GH: Can you tell me about how you got started working in the archives and how that experience helped you as an Appalachian Studies scholar?

TM: I graduated with a Master’s degree in Appalachian Studies, and at the time I was graduating what remained of what had been the Appalachian Cultural Museum, which had been located on campus here, was in the process of being dispersed to locations across mostly the southeast. Which was really sad, as I had come to Appalachian State with an interest in both the Eury Collection and the Cultural Museum.

I had been a public history student in my undergrad years at Appalachian and had made connections with Dr Neva Specht, who was overseeing this dispersal process that she been tasked with. She hired me to work on this project. Instead of “American Pickers” we were sort of like “American Givers.”  We had a white van and we’d drive all over the South. People would be like “are you sure you want to give this away?” and we’d say “yeah, sorry, we know it will be in good hands with you.” We worked with the archives transferring records from the museum, and I got my feet with the archives that way. About the time that that position ended, there was a position open for an NHRPC grant that would fund processing of a decade-long backlog of collections, if not more,  in the W. L. Eury Appalachian Collection, and so I jumped at the chance to be able to work with those materials. I applied for the job and was hired in the fall of 2012.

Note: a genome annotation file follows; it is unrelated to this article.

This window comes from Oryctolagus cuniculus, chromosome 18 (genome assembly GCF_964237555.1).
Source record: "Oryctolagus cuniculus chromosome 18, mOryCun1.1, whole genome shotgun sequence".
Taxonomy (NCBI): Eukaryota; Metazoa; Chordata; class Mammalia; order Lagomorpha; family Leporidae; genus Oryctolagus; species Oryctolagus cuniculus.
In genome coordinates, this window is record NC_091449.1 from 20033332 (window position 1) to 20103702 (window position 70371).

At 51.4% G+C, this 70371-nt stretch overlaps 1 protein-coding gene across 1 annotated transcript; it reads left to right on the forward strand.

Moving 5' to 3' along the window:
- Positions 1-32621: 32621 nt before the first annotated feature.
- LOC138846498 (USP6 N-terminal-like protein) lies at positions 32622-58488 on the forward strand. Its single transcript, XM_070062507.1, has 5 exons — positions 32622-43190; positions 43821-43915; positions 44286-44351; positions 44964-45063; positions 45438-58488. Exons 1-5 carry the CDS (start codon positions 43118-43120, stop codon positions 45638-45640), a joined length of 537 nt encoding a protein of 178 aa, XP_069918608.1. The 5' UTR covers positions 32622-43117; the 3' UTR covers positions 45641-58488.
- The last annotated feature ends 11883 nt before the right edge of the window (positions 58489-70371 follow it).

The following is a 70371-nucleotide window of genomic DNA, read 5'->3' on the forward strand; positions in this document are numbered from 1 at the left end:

GH: I know that that was a pretty massive effort. What was it like working with all those collections? What did you do? Did you physically process collections, create finding aids, or what? I know you wrote the “Backlog Blog” documenting what you did.

TM: I was in charge of all those things. I came up with the “Backlog Blog” because we were supposed to have a blog to keep up with the grant’s progress , so I dreamed up that name. As we went through the collections the blog kept those at the NHPRC who were monitoring the grant up to date, but also let the wider Appalachian community know what we were up to.